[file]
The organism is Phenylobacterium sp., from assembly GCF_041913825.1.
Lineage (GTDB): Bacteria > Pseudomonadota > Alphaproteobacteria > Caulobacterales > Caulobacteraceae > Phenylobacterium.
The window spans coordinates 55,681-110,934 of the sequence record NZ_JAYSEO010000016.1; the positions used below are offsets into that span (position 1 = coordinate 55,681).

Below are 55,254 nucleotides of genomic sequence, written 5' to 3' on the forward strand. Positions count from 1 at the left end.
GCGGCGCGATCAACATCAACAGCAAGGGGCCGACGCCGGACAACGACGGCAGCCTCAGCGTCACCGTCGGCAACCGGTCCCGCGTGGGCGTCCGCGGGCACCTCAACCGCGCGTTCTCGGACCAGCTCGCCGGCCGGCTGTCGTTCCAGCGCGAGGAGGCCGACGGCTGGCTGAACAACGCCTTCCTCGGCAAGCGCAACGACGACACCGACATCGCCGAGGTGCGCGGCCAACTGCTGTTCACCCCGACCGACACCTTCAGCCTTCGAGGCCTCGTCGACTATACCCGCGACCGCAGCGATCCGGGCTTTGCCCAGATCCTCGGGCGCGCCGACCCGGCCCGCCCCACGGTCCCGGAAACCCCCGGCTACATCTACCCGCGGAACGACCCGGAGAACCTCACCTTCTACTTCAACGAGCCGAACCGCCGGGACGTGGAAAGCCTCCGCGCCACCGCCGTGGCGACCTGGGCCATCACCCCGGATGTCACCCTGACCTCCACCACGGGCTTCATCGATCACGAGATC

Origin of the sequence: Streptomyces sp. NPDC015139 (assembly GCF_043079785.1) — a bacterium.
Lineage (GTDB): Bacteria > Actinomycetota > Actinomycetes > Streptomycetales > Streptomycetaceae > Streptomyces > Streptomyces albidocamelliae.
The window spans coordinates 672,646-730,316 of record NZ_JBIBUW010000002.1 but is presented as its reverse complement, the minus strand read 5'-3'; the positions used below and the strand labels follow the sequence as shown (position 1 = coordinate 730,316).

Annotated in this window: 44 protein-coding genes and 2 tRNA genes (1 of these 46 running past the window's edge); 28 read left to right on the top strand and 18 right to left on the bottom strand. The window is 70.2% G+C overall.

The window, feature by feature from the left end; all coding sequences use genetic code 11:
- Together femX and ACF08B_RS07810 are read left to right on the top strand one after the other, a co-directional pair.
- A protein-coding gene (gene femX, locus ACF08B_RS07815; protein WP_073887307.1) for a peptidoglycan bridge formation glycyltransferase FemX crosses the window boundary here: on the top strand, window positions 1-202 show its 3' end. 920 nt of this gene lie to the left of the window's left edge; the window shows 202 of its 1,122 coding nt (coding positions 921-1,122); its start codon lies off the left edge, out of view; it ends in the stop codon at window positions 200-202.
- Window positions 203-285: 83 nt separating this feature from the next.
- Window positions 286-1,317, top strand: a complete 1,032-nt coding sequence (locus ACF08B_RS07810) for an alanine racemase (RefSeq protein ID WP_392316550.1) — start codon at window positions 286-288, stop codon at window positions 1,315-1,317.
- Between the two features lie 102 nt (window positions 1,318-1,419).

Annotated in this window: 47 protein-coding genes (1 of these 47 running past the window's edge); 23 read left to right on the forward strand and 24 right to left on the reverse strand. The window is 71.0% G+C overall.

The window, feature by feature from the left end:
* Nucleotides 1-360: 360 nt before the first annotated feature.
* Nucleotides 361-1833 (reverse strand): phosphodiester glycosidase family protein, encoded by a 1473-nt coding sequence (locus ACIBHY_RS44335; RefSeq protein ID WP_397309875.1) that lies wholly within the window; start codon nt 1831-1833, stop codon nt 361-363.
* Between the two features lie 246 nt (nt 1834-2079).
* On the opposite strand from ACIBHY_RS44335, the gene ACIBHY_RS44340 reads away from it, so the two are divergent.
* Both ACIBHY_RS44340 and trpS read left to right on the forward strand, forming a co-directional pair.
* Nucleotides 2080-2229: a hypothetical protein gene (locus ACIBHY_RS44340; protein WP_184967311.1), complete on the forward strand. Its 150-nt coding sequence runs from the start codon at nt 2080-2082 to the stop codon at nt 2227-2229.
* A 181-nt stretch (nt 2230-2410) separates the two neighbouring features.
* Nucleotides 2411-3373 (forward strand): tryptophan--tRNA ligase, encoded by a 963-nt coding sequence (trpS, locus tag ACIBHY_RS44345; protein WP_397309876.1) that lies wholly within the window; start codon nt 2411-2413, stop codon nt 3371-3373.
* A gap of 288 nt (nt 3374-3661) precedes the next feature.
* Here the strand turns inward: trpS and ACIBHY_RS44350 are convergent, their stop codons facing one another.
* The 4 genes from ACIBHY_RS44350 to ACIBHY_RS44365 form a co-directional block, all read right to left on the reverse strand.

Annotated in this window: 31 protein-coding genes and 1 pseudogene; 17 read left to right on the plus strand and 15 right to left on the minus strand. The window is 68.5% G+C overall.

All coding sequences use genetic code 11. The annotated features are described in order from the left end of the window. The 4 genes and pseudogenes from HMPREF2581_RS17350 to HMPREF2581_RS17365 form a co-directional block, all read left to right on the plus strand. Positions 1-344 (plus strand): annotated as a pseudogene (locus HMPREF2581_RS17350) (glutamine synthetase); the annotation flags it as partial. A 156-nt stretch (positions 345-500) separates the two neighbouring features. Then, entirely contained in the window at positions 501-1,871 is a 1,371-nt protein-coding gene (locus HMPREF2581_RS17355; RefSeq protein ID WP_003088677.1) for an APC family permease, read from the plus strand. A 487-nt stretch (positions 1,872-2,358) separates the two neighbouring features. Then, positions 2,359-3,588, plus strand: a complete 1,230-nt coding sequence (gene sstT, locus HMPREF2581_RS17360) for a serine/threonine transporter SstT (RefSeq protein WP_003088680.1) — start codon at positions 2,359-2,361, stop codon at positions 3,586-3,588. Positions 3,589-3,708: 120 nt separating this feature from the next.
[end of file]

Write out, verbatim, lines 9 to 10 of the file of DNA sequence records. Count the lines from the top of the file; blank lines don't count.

Annotated in this window: 44 protein-coding genes and 2 tRNA genes (1 of these 46 running past the window's edge); 28 read left to right on the top strand and 18 right to left on the bottom strand. The window is 70.2% G+C overall.

The window, feature by feature from the left end; all coding sequences use genetic code 11: